Print 88 comment(s) - last by jconan.. on Jan 30 at 1:14 AM

Ford makes big promises for small engines

Auto manufacturers are furiously working up ways to increase the fuel economy of their vehicles without compromising the consumer's current expectations of large, powerful vehicles thanks to new CAFE regulations.

General Motors recently unveiled the 2009 Saturn Vue Green Line with an improved two-mode hybrid system, and still hopes to push out the highly anticipated Chevrolet Volt by 2010. Toyota is merrily improving their popular Prius, while Honda is promising both a hot-hatch revival with the CR-Z concept and the "family diesel" in the 2009 Accord. Ford, on the other hand, is taking an entirely different approach, trying to make the adage "More From Less" apply to high-powered SUVs and sedans.

At the 2008 Detroit Auto Show, Ford was showcased a new family of four and six-cylinder engines, dubbed "EcoBoost" to highlight their improved fuel economy. While the words "new engine technology" were thrown around fairly often to describe the EcoBoost line, the cornerstone technologies behind the engines -- direct injection and turbocharging -- should be immediately familiar to anyone who's followed automotive powertrain development in recent years. As the name suggests, Ford is trying to give small, high-boost engines a market beyond the current demographic of performance junkies -- but they need to get their foot in the door somehow.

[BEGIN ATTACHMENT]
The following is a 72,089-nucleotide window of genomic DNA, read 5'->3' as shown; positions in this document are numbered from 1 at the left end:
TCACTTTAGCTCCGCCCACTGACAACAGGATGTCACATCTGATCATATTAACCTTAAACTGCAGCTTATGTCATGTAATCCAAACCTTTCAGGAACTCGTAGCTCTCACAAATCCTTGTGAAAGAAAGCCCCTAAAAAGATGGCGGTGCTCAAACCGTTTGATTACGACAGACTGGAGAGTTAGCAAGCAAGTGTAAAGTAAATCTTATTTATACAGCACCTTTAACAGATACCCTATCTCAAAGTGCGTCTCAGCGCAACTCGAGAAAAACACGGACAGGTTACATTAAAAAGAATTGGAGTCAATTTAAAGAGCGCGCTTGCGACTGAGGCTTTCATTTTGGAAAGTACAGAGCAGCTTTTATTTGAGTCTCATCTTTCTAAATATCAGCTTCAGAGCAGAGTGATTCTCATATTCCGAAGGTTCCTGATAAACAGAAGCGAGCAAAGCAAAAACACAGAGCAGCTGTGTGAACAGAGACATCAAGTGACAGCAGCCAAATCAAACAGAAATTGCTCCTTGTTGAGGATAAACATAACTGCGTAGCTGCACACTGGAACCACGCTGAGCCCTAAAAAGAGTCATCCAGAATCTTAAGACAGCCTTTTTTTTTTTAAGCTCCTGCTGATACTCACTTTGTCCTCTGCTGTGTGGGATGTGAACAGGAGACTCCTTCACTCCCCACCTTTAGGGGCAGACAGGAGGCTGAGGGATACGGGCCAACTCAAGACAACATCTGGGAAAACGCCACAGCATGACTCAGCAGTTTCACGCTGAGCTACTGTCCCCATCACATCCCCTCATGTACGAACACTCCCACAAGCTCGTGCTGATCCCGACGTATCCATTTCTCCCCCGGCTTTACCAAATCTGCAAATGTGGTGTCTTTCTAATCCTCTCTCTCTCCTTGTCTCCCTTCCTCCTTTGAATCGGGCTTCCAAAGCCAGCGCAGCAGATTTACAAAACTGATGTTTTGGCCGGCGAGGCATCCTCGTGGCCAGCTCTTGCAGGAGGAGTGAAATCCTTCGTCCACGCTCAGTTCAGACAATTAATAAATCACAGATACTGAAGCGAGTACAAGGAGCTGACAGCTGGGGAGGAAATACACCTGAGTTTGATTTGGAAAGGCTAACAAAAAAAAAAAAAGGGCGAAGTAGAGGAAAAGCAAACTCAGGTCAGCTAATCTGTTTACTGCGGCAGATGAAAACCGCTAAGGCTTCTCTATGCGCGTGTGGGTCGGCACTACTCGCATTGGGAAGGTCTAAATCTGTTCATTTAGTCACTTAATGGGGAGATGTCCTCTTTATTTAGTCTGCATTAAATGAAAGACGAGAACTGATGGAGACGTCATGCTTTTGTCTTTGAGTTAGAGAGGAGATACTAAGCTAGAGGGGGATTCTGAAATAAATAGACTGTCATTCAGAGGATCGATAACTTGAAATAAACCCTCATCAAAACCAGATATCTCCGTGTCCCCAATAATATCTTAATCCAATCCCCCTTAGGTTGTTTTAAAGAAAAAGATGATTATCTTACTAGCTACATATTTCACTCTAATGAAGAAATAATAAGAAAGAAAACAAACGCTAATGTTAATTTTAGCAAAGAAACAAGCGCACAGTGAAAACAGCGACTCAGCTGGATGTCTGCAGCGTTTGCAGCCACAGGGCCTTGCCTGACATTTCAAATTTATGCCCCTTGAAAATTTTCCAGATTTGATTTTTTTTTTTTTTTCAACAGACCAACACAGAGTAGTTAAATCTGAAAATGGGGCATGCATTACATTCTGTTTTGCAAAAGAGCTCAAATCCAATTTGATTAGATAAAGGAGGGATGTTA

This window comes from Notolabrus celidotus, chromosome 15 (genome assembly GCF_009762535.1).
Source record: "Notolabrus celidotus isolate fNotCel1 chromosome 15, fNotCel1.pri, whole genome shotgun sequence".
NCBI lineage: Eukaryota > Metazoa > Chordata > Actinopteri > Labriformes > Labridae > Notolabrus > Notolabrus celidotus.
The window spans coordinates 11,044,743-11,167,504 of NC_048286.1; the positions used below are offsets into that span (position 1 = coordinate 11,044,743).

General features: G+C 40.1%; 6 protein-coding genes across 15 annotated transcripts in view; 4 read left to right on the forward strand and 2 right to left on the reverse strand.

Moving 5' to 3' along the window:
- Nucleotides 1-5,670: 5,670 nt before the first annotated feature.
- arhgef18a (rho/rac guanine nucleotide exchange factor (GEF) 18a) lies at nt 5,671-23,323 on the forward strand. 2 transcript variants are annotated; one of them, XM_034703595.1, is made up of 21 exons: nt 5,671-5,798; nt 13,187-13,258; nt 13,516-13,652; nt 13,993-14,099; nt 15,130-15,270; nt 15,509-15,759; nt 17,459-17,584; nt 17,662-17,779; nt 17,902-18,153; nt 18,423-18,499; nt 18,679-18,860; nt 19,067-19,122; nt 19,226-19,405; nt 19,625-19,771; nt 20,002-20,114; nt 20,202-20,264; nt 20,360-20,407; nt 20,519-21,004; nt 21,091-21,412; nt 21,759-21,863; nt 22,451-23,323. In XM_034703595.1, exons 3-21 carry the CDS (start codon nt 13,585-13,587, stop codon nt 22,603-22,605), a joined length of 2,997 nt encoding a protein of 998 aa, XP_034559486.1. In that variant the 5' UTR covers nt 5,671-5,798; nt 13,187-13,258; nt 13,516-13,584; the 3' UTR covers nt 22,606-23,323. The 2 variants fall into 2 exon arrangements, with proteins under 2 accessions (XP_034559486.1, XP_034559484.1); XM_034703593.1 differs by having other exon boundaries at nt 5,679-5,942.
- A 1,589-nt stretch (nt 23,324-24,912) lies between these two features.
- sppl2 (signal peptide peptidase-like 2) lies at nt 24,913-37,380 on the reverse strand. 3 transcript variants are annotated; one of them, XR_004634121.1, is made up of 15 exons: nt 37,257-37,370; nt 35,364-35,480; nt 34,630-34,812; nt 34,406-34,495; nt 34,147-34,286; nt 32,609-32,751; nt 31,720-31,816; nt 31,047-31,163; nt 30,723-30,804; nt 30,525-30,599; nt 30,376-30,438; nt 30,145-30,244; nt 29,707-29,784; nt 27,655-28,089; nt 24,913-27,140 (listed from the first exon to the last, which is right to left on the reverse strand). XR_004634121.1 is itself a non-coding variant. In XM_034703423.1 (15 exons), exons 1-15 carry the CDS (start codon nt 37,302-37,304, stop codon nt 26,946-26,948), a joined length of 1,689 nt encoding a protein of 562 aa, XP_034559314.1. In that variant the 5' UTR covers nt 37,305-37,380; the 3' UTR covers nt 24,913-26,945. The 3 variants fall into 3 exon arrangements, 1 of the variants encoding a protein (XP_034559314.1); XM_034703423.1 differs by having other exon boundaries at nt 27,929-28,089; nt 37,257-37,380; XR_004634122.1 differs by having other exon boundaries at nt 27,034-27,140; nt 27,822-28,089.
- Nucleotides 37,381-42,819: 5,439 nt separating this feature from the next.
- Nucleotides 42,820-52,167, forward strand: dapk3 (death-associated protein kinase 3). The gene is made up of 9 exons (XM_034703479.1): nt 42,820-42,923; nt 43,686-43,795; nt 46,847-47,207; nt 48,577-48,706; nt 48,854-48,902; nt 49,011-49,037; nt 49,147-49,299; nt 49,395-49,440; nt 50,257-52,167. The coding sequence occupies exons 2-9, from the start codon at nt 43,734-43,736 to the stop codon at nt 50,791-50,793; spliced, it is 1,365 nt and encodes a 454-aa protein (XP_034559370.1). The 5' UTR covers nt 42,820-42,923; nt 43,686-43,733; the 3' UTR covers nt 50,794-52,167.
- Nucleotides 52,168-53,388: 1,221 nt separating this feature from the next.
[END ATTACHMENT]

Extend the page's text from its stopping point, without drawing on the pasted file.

The first vehicle to receive an “EcoBoosting” will be the upcoming 2009 Lincoln MKS. Shown in 2007 as the "MKR Concept," the MKS will feature a 3.5L twin-turbo V6 said to produce approximately 340 horsepower, and 340 lb-ft of torque between 2,000 and 5,000 RPM. Those hoping for a four-door, rear-drive performance sedan will be disappointed to discover the transverse mounting of the engine, and the associated choices of FWD or AWD; however, the possibility of such a vehicle hasn't been entirely ruled out.

Returning to the economical side of the impeller, Ford also featured a 2.0L turbo four, claiming an impressive 275hp and 280lb-ft. While such an engine would seem a perfect fit for a sport compact, Ford had bigger ambitions for the "little engine that could" -- announcing that it would be the base engine for the Ford Explorer America concept.

Ford's VP of product development, Derrick Kuzak, had high hopes for the technology, praising its low initial cost in comparison to other engine designs. "Compared with the current cost of diesel and hybrid technologies, customers in North America can expect to recoup their initial investment in a 4-cylinder EcoBoost engine through fuel savings in approximately 30 months." That's not to say that hybrids and diesels will be abandoned -- some light-duty Fords will be receiving these options as well.